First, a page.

Lean manufacturing is backPosted on
The origin of Lean development principles lies in Japanese car manufacturing of the 1950s. After the Second World War, Japan needed to build a competitive manufacturing environment with very limited funding for machinery. Instead of investing in expensive machinery, they decided to focus on the operational aspect of manufacturing.
All this remained a secret to the western world until the 1980s when the US car manufacturing industry started questioning the low cost and high quality of Japanese cars. What they found was a completely new way of developing manufacturing operations where the focus is on effective material flow instead of manpower and machinery utilization rates. They decided to name it Lean, based on a key aspect of the Toyota Production System (as the Japanese called it) – as low as possible material flows in the factory.
Reducing waste at the core of lean thinking
At the core of Lean thinking is the concept of waste, which can include unnecessary movements, inventories, work in progress, and waiting. Lean provides methods and tools that can reduce this waste.
Success in Lean is measured by lead time, for example, the time when a process is started (value added work to customer) until the last process step. The shorter the lead time is the less waste is involved in the operations and the more productive they are. Lean can be summarized as an operations strategy that prioritizes efficient production flows over utilization rates.
Lean is fashionable again
Lean has recently become fashionable again. It was widely utilized in manufacturing in the 1980s and 1990s, after which it was forgotten, but it has now made a comeback. Industries such as healthcare, banking and construction where operations are based on repetitive processes have also recognized the potential of Lean.
One of the most tempting characteristics of Lean is its cost/benefit ratio. With a relatively small investment (personnel time allocation) a Lean development project can provide a substantial return on investment. Conversely, if the project does not deliver the desired results the loss is minimal. From this perspective the threshold to start lean activities should be low, in theory at least.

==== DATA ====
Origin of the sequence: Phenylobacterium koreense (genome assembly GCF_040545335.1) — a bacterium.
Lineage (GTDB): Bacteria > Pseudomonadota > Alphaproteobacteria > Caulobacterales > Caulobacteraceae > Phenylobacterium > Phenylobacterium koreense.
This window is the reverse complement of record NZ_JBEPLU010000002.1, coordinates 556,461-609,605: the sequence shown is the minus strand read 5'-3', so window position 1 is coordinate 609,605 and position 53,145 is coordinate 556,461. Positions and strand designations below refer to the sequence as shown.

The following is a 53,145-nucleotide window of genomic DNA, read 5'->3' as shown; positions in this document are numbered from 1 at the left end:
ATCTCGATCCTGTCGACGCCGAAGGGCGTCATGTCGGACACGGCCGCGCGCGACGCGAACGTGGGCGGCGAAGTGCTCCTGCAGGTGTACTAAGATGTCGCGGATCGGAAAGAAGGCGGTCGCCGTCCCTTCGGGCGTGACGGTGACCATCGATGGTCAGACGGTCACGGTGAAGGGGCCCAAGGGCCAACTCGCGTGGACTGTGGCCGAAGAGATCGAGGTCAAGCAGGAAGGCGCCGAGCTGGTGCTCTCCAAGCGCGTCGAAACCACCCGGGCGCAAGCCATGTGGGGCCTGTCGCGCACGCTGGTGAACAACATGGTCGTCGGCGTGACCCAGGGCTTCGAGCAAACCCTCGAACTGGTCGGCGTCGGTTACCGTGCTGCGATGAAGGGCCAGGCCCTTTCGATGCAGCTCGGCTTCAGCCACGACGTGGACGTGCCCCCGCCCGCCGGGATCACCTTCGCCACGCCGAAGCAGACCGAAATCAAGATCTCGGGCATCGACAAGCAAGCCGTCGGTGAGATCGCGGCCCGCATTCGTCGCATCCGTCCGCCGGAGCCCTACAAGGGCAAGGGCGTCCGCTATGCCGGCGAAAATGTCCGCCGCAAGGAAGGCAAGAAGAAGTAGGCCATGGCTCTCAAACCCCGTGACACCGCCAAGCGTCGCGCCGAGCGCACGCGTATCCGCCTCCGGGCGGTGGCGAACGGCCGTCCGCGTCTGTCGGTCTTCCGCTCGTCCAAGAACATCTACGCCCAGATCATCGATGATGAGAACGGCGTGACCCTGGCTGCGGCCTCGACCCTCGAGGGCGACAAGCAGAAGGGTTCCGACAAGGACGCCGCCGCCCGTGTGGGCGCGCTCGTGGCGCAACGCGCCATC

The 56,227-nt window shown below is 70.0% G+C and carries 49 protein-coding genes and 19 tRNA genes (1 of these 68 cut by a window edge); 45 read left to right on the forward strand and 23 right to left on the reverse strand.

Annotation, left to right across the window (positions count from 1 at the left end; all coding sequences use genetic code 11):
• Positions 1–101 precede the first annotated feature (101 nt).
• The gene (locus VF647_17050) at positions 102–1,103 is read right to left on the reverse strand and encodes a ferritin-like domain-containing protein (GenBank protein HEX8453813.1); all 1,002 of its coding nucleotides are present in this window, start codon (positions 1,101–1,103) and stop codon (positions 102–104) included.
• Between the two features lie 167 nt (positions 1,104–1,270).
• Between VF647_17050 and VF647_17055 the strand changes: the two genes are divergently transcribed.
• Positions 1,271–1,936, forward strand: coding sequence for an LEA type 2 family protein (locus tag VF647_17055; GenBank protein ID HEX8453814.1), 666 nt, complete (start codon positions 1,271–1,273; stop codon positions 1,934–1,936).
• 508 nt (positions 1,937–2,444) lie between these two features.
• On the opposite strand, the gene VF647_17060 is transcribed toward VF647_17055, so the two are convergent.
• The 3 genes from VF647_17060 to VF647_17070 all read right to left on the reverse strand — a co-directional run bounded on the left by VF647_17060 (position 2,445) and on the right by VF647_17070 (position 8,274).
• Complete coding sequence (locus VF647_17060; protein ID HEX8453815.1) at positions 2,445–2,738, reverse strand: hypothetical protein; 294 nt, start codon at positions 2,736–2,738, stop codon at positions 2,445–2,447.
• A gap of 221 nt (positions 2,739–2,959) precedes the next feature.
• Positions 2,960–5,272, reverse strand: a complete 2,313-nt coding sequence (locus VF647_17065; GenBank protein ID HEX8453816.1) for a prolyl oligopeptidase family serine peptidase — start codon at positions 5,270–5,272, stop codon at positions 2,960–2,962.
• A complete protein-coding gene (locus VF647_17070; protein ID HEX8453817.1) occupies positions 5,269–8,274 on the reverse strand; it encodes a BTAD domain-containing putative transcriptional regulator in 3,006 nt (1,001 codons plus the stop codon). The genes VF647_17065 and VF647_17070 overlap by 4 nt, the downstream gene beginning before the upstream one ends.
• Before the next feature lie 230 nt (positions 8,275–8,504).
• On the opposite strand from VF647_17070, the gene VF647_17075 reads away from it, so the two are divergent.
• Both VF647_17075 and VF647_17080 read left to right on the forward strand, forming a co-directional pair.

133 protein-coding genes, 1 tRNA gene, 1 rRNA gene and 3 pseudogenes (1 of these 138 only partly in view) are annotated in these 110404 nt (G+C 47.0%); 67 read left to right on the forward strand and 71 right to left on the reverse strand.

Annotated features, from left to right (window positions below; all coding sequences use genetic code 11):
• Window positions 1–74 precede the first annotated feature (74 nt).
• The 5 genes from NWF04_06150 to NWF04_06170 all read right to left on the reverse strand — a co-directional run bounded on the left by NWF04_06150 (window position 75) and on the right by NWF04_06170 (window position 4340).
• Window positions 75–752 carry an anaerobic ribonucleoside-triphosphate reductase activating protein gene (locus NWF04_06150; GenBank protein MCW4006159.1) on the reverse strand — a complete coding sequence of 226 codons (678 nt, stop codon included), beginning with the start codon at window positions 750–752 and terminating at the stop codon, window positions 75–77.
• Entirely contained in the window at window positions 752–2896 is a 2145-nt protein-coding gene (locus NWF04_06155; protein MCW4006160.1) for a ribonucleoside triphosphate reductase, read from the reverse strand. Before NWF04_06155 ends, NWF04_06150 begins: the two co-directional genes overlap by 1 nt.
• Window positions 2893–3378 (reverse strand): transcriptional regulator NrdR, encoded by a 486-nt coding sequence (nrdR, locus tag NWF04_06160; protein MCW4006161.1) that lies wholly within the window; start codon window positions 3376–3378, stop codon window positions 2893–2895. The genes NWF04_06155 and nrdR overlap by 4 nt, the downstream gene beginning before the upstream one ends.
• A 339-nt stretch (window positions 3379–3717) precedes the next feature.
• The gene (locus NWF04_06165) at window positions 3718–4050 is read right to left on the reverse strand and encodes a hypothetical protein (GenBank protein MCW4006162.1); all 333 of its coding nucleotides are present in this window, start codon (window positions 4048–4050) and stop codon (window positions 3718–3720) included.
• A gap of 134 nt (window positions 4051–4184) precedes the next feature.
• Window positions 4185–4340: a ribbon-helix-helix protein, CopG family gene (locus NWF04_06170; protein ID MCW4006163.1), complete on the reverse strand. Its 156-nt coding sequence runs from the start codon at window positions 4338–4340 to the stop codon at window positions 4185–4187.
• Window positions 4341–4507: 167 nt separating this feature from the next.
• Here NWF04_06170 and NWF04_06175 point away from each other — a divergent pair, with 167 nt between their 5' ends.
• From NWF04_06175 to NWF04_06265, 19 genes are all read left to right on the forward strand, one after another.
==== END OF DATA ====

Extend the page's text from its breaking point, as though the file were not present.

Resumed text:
Easy to understand, hard to implement
Lean ideas and tools are often easy to understand, but most companies, however, fail to implement Lean in their operations to the extent that they would achieve a noticeable improvement in productivity. This is mostly this is due to a lack of understanding regarding what Lean tools to implement and in which order. The amount of work required is also commonly underestimated. If a company wants to gain a competitive advantage from Lean, it needs to be seen as a permanent activity with allocated resources (create a Lean culture), rather than a time-limited project.
There are numerous different methods, tools and principles that exist under the Lean umbrella. Some of them are easy to understand and very straightforward to implement, while others are rather complex and require a lot of understanding, discussion and development work to be implemented in operations.
In the beginning it is demanding to separate the Lean philosophy (the idea of Lean), from the Lean methodology (used to identify potential and implementation areas), and Lean tools (that you can implement in operations).
It is often challenging to define which Lean tools fit certain operations. Another surprise might be finding out that each Lean implementation is unique. There is no model that can be copied directly or guide that can be followed. In each project one needs to be creative to define a Lean solution for the particular operations and company culture. Companies commonly fail to understand that this creative work should be done by a group that contains representatives from the shop floor all the way to management level executives.
The fundamentals of Lean are deeply ingrained in industrial managers’ thought processes, even though most do not consciously consider their thoughts to be Lean-based. The concepts of waste or customer demand, which are cornerstones of Lean thinking, are common discussion items in production meeting rooms. This implies that the value of Lean as a development principle is clearly understood, but that there is a capability gap in implementing it.
Key implementation questions are potential stumbling blocks
Even though Lean principles are easily understood, key questions regarding its implementation often prove to be potential stumbling blocks: How should the occasionally vague instructions and guidelines be adapted to suit unique production environments? Where should one start with Lean implementation? What methods should be applied and in what order? How should these methods be linked with each other?
To the inexperienced, these questions often prove daunting or overwhelming. Without previous Lean experience or a Lean company culture, problems may be too extensive or the impact of implementation disappointing. The scale of the project may also be too small, or the improvement in one sub-process may not be enough to show any meaningful measurable benefits.
When implemented correctly and systematically, however, Lean has the potential to optimize processes and add considerable value and competitive advantages.